Let's begin by talking about some mathematical foundations of recursion.

So, first of all, just what is recursion?

Well, as I mentioned, it's when something is specified in terms of itself.

Here's an example of a recursive image.

So, why should we learn recursion?

Well, it represents a new way of thinking that's really fundamental in Computer Science.

But not only that, as I mentioned,

it provides a powerful programming paradigm.

It helps us reason about computation,

about the correctness of our programs,

and it really gives some really deep insights into the nature of computation.

You'll see some examples of that in today's lecture.

There's a lot of computational artifacts that are just naturally self-referential.

This is an example of a tree where a tree is defined in terms of a node,

and its got subtrees which are also trees.

So, you're used to using a file system where you have folders,

and the folders contain folders.

The concept of a folder refers to itself.

We'll see fractal graphical patterns and we've seen some of those before,

and then there is so-called divide and conquer algorithms where we solve

problems by breaking them into smaller parts and using recursion.

So, just as a simple starting example,

we're going look at a recursive program to convert an integer to binary.

So, the idea behind a recursive program is,

so you want a function of a positive integer N. We have two components.

So, the first is what's called the "Base case" where if N is small,

we just return a value.

The second one is called the "Reduction step."

If we assume that the function works for smaller values of its argument,

figure out a way to use the function to compute

the return value for N argument that we have.

Here's an example of this integer binary conversion program.

So, this is going to be a static method or

function that returns a string and takes an integer N as argument,

and we'll assume that that's a positive integer and bigger or equal to 1.

So, if N = 1,

then we just return the string 1.

So, that's the base case.

Otherwise, the way we can solve this problem is to use the function to convert

the integer N/2 to a string and then add on to that the last bit.

Now, this automatically gets converted to a string because

that pluses and concatenation operator between two strings in Java.

So, we convert the N/2 to a string,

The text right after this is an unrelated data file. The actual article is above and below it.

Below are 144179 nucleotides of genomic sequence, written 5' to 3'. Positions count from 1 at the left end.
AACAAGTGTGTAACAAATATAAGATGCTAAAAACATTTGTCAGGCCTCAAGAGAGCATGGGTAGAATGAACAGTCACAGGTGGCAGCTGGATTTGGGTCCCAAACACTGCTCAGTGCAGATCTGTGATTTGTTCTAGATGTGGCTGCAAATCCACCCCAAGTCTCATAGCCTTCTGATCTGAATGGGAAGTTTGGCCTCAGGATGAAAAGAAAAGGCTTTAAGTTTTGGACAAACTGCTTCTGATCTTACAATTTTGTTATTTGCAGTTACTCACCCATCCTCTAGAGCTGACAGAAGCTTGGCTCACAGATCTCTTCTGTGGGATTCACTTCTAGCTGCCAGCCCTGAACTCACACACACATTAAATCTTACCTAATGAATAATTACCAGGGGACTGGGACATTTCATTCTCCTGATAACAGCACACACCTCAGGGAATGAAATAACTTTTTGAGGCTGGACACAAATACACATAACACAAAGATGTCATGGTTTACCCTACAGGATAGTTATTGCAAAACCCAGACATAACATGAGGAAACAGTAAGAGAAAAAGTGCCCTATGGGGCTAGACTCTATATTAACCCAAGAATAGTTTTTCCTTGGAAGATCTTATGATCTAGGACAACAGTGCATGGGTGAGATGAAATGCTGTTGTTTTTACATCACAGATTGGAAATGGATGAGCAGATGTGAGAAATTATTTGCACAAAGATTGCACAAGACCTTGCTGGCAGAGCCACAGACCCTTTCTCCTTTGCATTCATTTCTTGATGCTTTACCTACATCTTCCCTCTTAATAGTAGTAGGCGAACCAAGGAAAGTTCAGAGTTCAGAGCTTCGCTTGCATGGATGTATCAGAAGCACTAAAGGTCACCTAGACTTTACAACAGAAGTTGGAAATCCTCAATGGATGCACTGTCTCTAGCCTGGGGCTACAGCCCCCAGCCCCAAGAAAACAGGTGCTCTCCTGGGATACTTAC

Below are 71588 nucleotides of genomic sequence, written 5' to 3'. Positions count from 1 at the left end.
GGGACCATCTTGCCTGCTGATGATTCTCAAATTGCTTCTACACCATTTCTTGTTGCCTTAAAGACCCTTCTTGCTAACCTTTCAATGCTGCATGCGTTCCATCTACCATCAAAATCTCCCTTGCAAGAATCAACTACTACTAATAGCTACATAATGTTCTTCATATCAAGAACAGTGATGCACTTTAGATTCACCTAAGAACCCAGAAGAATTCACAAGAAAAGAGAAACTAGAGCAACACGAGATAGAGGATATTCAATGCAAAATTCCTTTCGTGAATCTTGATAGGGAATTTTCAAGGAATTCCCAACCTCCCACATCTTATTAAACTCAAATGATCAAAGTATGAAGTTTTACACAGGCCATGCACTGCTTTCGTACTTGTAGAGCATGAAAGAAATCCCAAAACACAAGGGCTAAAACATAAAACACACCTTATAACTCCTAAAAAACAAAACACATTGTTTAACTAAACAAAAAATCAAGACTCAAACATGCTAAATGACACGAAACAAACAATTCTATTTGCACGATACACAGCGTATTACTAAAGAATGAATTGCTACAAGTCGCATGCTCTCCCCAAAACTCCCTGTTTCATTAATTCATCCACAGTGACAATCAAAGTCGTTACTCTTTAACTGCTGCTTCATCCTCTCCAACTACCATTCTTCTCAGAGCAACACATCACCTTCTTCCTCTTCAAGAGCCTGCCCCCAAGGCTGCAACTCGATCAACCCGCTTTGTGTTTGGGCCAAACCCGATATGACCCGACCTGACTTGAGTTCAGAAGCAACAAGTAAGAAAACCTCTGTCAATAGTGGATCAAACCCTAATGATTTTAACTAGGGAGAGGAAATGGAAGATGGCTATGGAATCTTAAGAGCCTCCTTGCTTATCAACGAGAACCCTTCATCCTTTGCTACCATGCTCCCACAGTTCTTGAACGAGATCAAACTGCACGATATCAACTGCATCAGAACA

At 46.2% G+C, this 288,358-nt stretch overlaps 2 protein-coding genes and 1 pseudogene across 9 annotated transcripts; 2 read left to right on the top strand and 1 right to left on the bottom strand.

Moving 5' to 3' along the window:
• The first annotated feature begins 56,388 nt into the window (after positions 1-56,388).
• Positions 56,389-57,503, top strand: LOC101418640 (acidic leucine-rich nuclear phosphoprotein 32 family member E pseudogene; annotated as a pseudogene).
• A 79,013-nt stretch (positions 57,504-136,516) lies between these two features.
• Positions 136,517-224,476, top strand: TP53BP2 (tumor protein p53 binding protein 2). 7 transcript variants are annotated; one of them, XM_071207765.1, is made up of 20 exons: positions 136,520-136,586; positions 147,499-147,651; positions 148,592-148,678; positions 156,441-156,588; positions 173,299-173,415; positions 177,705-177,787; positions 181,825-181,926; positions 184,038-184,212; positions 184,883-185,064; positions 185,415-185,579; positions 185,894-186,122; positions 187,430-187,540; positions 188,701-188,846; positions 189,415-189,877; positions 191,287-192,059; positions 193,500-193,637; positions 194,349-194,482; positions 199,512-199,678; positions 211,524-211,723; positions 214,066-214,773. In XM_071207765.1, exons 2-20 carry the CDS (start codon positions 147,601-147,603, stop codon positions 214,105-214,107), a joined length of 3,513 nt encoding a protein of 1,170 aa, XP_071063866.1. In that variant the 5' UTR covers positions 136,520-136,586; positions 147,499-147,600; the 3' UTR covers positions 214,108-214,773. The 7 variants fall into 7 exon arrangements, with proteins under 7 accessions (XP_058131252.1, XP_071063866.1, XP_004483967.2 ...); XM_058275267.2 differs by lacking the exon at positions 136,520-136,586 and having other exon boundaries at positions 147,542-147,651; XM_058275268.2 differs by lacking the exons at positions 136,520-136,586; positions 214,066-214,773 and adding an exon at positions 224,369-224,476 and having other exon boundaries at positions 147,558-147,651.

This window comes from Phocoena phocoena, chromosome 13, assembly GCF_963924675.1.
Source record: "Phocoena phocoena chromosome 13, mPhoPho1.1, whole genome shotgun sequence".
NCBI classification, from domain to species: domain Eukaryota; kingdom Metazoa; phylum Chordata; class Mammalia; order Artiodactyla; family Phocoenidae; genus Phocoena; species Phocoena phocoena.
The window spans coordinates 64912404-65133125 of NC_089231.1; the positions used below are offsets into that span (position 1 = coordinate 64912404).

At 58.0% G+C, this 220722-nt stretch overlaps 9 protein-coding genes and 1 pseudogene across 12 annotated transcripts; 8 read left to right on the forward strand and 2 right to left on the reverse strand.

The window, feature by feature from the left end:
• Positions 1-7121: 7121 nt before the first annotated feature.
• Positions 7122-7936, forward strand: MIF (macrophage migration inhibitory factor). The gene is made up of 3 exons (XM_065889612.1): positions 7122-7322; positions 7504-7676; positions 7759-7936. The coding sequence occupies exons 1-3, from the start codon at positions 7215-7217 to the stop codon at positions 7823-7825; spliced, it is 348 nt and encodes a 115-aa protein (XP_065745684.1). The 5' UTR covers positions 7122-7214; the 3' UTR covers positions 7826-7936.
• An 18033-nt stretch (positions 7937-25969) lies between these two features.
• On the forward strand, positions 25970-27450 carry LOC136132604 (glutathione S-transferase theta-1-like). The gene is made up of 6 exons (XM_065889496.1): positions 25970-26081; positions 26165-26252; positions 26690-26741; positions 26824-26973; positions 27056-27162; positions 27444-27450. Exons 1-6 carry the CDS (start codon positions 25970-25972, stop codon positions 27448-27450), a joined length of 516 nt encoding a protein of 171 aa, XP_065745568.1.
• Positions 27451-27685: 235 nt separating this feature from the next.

and then we append the last bit.

That's it, that's the whole program.

So, if we take a main that takes an integer

from the command line and then call convert N, that's our function,

and very simple function for converting

an integer from decimal of minor decimal that we typed

into binary or whatever internal representation the computer wants to use.

So, that's our example. We'll look at this one in more detail in just a second.

So, one of the interesting things about this is

just convincing ourselves that the method is correct.

That's really what recursion buys us,

is a reasonable way to convince ourself that the method is correct.

The technique that we use is called "Mathematical induction," and that's

the technique for mathematical proofs that parallels our recursion.

So, let's look in more detail.

You learned mathematical induction somewhere in school.

We'll quickly review it.

So, to prove a statement involving an integer N,

first, you prove a base case.

You prove it for some specific values of

N. Then the induction step is to assume that it's

all true for all integers less than N and use that fact to prove it for N. So,

here's a simple example.

Some of the first odd integers is N squared.

So, that's true for N = 1 and 1 = 1.

So, now we assume that we'll do the induction step.

The nth odd integer is 2N-1.

So, we're going to let that sum of the first N integers be this variable TsubN,

1 + 3 + 5,

the first N odd integers.

So, we're going to assume that TsubN - 1 = N - 1 squared.

If we do that and then we add 2N - 1,

then it's just a little simple algebra to prove that it's N squared.

That's mathematical induction to show that the sum of first N odd integers is N squared.

Now here's an alternate graphic proof if you still don't believe it.

But really, the point is for you to check this idea of proving a statement by induction.

Prove it for the base case,

and then in the induction step,

assume it's true for small N,

and then use that to prove it for N. So,